Archive for February, 2009

Chemistry is evil

Or so says Josiah.  He has been challenged in this course, and I think it’s largely because his math skills are not at the level he needs in order to do the work easily.  Then again, there’s always that pesky matter of significant figures – something I myself have a hard time understanding.  We call them sig figs for short, and we all (Jessica, Josiah, and I) hate them.

Now I am faced with a real dilemma on Josiah’s grades.  Since I lost all his school records for the past year and a half, I either need to guess at what his scores for were for the first nine chemistry modules, or have him retake the tests.  I think he would totally freak out if I asked him to do that, BUT he would probably make higher scores than he did the first time around.

Decisions, decisions. . .

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Used car salesman and keys

So, if he didn’t work as a missionary and a software design consultant, it’s good to know my husband could succeed in yet another profession.

Four days ago, around noon on Saturday, we put “for sale” signs in the windows of our red van and parked it next door (at the defunct Mexican restaurant).   When there were no calls on it by supper time, Scott decided to move it to Wal-Mart – or more accurately to MC Sports, which adjacent to the Wal-Mart parking lot.

At 2:00 PM Sunday, we signed the title over to a man who paid our asking price in cash.  His wife had seen it while shopping at Wal-Mart that night and had begged him to go look at it at MIDNIGHT!  He called us at 8:30 AM and we met him after church.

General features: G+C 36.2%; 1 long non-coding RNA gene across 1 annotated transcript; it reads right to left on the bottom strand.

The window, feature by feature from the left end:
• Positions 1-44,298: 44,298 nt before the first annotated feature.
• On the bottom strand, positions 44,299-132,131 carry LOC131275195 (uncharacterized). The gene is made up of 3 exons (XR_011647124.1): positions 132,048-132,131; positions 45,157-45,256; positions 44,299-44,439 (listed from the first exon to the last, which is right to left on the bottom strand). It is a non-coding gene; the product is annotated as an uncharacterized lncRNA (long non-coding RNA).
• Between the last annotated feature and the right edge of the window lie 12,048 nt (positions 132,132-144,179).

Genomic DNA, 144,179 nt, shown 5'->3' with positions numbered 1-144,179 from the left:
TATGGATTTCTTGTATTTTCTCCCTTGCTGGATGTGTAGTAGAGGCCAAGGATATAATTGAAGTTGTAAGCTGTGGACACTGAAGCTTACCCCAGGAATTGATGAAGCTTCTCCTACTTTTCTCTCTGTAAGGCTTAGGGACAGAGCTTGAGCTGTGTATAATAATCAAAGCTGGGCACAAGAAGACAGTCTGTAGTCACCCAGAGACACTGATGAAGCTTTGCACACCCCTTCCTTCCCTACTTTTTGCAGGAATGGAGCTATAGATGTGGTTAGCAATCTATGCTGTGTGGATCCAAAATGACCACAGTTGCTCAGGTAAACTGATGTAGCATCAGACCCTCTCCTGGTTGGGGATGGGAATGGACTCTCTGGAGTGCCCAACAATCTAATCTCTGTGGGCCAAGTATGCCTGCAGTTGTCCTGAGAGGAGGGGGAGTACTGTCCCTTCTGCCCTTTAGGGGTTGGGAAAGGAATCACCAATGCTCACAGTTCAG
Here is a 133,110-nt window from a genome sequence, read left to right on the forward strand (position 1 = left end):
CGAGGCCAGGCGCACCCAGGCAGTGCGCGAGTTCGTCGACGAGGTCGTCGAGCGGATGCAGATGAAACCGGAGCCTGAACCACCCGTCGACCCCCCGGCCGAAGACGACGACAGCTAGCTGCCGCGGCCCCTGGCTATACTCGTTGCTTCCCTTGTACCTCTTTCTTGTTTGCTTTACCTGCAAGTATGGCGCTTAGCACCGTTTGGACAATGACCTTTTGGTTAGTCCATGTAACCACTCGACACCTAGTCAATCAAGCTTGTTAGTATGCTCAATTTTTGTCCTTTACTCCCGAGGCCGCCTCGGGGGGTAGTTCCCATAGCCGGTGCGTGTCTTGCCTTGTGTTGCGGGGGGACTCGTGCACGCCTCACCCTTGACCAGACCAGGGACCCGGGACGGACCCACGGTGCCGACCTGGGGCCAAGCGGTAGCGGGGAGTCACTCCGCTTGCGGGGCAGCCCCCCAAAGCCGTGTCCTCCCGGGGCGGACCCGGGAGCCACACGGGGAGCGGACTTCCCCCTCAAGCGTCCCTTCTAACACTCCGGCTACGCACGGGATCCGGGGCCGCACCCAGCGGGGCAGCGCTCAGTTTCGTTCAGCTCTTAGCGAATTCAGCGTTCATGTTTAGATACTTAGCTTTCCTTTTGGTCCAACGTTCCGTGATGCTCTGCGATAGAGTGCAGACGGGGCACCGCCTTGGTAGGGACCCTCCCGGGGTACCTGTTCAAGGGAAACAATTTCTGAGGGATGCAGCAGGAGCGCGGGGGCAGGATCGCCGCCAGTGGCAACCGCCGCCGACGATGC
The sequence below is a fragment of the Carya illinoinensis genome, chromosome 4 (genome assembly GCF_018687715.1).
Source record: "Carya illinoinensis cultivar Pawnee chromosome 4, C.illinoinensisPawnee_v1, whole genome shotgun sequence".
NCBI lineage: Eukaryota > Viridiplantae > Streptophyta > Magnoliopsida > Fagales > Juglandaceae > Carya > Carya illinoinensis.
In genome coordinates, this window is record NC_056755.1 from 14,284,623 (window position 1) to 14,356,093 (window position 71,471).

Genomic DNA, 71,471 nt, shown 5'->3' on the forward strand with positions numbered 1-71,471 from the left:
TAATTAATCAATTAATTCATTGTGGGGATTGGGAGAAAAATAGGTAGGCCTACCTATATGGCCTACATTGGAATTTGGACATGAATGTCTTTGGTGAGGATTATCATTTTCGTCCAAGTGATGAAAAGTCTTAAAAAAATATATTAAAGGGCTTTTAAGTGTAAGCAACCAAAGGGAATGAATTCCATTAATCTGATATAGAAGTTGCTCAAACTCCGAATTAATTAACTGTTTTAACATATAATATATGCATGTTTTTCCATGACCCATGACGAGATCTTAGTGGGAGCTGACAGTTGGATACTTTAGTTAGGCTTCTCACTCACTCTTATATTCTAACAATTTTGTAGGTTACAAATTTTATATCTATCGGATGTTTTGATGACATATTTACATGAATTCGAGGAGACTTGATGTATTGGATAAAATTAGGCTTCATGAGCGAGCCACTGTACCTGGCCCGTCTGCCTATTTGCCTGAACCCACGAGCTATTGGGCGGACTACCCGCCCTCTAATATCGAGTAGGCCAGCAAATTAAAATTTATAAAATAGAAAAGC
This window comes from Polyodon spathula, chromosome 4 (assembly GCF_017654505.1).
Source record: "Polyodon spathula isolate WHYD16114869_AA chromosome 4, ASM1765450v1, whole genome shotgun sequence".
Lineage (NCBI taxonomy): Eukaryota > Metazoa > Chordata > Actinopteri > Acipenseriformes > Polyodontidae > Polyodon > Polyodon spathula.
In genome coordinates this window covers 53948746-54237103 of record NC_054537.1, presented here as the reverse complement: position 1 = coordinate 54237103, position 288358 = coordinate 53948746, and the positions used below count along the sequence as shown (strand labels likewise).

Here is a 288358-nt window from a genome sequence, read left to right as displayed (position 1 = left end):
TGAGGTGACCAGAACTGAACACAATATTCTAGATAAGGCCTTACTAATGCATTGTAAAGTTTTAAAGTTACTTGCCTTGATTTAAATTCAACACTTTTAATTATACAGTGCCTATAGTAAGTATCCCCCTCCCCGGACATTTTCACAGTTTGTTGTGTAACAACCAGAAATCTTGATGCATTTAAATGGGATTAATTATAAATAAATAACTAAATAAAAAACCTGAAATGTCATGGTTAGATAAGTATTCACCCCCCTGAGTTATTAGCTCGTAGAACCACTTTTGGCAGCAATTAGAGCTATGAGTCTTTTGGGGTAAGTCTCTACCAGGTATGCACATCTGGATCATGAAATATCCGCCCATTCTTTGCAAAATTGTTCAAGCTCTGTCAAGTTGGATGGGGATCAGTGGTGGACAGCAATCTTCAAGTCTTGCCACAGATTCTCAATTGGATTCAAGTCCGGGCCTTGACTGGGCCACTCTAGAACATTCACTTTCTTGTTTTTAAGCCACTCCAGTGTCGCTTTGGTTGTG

With the sale of the red van (eleven years old and 196K miles), the net cost of our new van (only eight years old and I think about 92K miles) is less than $1500, and we still have another van to sell!  If  Scott gets his asking price on that one, the new one will be free or very close to it, even after having had a trailer hitch installed on it and two new keys made for it.

The Mazda came with only one key, and it’s one of those new-fangled ones that can’t be duplicated.  It has some computer chip (or something) embedded into it, and the only way to get an extra key is to take it to a Mazda dealer (Springfield), and have them make a template ($100) and use the template to make however many more keys you want ($70 each).

Scott’s Honda has the same kind of key arrangement.  I have been asking for two years for a key to that car.  It’s not that I want to drive the Honda; it’s just that sometimes for various reasons I need to.  That key request has gone unfulfilled, but with all three of us needing to drive the van from time to time, My Hero splurged on not one but two extra keys.  The female drivers in the family feel honored, and we will be VERY careful not to lose those keys!

I took a shower today

IN OUR NEWLY REMODELED BATHROOM!!!

Overall, it was a nice shower; more so because I didn’t have to go up to the attic to take it.  That master bath concept is truly great.  There were a couple down sides – I wasn’t ready for how hard the water came out and inadvertently sprayed the back wall, which ran out onto the bathroom floor; and it’s quite dark in there, which makes shaving a little challenging – but I am pleased.

Now we are down to figuring out how to organize (or maybe simply toss) all our junk and deciding which color bathroom rug we want.  Decisions, decisions.

Turkey in your tote bag

Today was the day we picked up our new van!  This brings our total vehicular count back up to six:  three vans and three cars for a mere four drivers.  = )  However, we plan to give and/or sell the two extraneous vans soon, which would put us back at two cars and a van at home, plus one car with Katie at college.